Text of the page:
Any honest look at the hallmark verses of Christian faith has to start with John 3:16, "For God so loved the world that He gave His only Son, that whoever believes in Him shall not perish, but have eternal life." We think that this verse hinges on "so loved" or on "only Son" or perhaps on "shall not perish," maybe even "eternal life." But the power and the truth of this verse hinges on this one little word:
Belief, particularly as it pertains to Christian belief, is something we don't understand very well. It's because we're living in a world that has diminished belief to a simple, one-time profession of faith. "Oh yes, I believe...just in case this whole thing goes south and I need a way out of Hell." We pray the prayer, but we go on sinning, just as Paul told us not to do.
See, the problem is that belief is not an intellectual practice. It's not just agreeing in our minds that something is, or may be, true. It's not being willing to say, "Yes, I can buy into that" or "That seems plausible." Belief is an experience, and it is necessarily transformative. It engages us, and then it changes us.
Think about the evidences of belief in the Gospels. The people were constantly hounding Jesus to show them another sign. Perform another miracle. Do something else for them. They needed to experience first-hand His power. They needed to be witnesses before they could ever be believers. Even at the Cross, the Roman soldiers were not convinced there was anything special about this Jesus. Until, that is, they saw how He died. Then, all of a sudden, they're sure He is the Son of God. You have to experience Jesus before you can believe in Him. You can't just think He kind of, sort of, or even really sounds good. That's never been enough.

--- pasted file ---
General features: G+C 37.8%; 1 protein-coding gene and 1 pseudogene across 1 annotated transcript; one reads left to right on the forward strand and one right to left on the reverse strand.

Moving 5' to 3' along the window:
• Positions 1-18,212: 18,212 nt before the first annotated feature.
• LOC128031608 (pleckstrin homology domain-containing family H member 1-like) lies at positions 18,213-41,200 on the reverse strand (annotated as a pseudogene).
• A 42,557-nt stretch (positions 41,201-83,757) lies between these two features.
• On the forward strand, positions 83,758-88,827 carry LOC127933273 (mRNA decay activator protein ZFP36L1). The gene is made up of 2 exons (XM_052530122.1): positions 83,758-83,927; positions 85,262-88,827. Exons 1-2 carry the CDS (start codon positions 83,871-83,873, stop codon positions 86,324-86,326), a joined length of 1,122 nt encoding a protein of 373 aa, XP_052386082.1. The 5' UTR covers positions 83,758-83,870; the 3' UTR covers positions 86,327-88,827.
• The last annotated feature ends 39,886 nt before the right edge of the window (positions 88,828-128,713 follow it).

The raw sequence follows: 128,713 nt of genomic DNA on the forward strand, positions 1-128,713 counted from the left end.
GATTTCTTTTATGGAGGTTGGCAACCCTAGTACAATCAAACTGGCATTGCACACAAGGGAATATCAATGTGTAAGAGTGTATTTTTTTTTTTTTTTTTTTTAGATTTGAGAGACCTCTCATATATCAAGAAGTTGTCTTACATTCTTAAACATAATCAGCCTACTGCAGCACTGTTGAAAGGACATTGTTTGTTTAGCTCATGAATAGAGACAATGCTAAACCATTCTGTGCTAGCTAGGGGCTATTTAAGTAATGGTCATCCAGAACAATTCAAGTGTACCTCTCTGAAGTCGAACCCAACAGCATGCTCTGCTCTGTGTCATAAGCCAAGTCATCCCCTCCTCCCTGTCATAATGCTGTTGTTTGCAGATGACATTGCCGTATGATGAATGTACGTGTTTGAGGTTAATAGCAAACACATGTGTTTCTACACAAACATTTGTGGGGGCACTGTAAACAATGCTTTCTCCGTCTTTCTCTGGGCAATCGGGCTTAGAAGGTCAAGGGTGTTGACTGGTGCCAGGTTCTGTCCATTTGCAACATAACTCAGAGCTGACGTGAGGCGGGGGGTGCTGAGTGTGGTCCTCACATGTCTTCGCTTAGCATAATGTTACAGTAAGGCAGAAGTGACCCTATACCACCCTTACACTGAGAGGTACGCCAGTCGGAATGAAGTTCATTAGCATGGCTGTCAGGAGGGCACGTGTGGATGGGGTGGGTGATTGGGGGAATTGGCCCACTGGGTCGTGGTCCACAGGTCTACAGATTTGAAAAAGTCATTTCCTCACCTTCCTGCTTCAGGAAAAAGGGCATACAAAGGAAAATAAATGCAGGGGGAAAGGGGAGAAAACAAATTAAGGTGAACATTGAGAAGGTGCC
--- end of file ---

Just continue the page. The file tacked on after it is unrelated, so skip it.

And then, you have to be changed by Him. James says plainly that faith without works is dead. Paul says that we have not been saved (believed in Him) just so that we can go on sinning. That's not how any of this works.
But what if you can't believe? What if you just can't believe? There is a story in the Gospels of this happening - a man comes to Jesus. He experiences Jesus. He wants to be changed, wants to believe all of this, but he cries out - I believe, help my unbelief! Who among us doesn't have these moments?
This is the haunting of John 3:17, the verse that puts 3:16 in context. Verse 17 condemns the man who does not believe, who does not truly believe - that is, who is not changed by his experience of Jesus.
The kind of unbelief that we see in the Gospel story just cited - that's not what verse 17 is talking about. It's not talking about those of us who are earnestly trying to believe, who are engaged with the Gospel, who are open to being changed. It's talking more about the thief on the cross, the one who refuses to believe.
There are two thieves with Jesus when He is crucified - one on His left, one on His right. And one cries out about Him being the Son of God and begs for mercy. He is changed by his experience of Jesus. The other thief tells him to shut up and stop bothering the guy. He is not changed by his experience of Jesus. It is this kind of unbelief that is condemned, the kind that can look Jesus right in the eye and decide He's not worth changing for. It's the idea that not all who cry, "Lord, Lord" will be received in Heaven - not all who know what His name is know what His name means. They have not been changed by Him.
Which brings us back to belief - not some intellectual exercise, not some measly, simple, just-in-case prayer, but a life-changing experience of Jesus. The question of John 3:16 is not whether God so loves His world; we know that He does. It's not whether there is eternal life; we know that there is. It's not whether there is a Son, sent to save; we know this is true.
The question of John 3:16 hinges on this one little word. The question is: do you believe? Truly believe?